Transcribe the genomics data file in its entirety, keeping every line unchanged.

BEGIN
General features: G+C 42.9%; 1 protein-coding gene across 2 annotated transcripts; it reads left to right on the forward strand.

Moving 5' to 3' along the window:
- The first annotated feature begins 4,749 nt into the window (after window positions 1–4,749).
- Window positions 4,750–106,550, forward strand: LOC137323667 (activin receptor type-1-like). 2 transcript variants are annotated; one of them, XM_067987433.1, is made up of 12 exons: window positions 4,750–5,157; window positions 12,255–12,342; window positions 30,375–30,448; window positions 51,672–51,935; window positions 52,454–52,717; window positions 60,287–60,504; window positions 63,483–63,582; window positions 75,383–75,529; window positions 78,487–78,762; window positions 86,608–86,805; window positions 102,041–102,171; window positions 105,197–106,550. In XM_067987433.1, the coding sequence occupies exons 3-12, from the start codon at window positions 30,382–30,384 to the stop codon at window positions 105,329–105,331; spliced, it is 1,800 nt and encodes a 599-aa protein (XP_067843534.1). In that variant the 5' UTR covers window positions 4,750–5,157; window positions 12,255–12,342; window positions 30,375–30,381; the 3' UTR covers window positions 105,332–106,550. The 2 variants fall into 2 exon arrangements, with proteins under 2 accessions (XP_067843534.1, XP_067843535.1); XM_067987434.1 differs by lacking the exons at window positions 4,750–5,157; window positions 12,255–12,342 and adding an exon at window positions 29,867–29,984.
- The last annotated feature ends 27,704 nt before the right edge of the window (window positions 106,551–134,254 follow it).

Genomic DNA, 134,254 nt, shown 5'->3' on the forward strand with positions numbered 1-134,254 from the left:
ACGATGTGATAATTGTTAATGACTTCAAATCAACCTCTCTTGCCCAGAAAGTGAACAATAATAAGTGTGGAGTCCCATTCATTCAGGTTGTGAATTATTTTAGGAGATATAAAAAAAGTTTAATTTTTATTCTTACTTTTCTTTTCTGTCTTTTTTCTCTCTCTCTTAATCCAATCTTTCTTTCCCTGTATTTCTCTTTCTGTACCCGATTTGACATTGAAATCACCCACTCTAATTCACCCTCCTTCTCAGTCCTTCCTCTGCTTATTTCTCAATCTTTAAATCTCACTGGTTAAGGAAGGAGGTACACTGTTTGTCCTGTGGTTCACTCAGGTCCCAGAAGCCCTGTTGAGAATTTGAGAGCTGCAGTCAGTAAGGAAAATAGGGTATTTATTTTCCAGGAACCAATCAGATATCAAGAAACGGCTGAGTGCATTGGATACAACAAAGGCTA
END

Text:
General features: G+C 42.9%; 1 protein-coding gene across 2 annotated transcripts; it reads left to right on the forward strand.

Moving 5' to 3' along the window:
- The first annotated feature begins 4,749 nt into the window (after window positions 1–4,749).
- Window positions 4,750–106,550, forward strand: LOC137323667 (activin receptor type-1-like). 2 transcript variants are annotated; one of them, XM_067987433.1, is made up of 12 exons: window positions 4,750–5,157; window positions 12,255–12,342; window positions 30,375–30,448; window positions 51,672–51,935; window positions 52,454–52,717; window positions 60,287–60,504; window positions 63,483–63,582; window positions 75,383–75,529; window positions 78,487–78,762; window positions 86,608–86,805; window positions 102,041–102,171; window positions 105,197–106,550. In XM_067987433.1, the coding sequence occupies exons 3-12, from the start codon at window positions 30,382–30,384 to the stop codon at window positions 105,329–105,331; spliced, it is 1,800 nt and encodes a 599-aa protein (XP_067843534.1). In that variant the 5' UTR covers window positions 4,750–5,157; window positions 12,255–12,342; window positions 30,375–30,381; the 3' UTR covers window positions 105,332–106,550. The 2 variants fall into 2 exon arrangements, with proteins under 2 accessions (XP_067843534.1, XP_067843535.1); XM_067987434.1 differs by lacking the exons at window positions 4,750–5,157; window positions 12,255–12,342 and adding an exon at window positions 29,867–29,984.
- The last annotated feature ends 27,704 nt before the right edge of the window (window positions 106,551–134,254 follow it).

Genomic DNA, 134,254 nt, shown 5'->3' on the forward strand with positions numbered 1-134,254 from the left:
ACGATGTGATAATTGTTAATGACTTCAAATCAACCTCTCTTGCCCAGAAAGTGAACAATAATAAGTGTGGAGTCCCATTCATTCAGGTTGTGAATTATTTTAGGAGATATAAAAAAAGTTTAATTTTTATTCTTACTTTTCTTTTCTGTCTTTTTTCTCTCTCTCTTAATCCAATCTTTCTTTCCCTGTATTTCTCTTTCTGTACCCGATTTGACATTGAAATCACCCACTCTAATTCACCCTCCTTCTCAGTCCTTCCTCTGCTTATTTCTCAATCTTTAAATCTCACTGGTTAAGGAAGGAGGTACACTGTTTGTCCTGTGGTTCACTCAGGTCCCAGAAGCCCTGTTGAGAATTTGAGAGCTGCAGTCAGTAAGGAAAATAGGGTATTTATTTTCCAGGAACCAATCAGATATCAAGAAACGGCTGAGTGCATTGGATACAACAAAGGCTA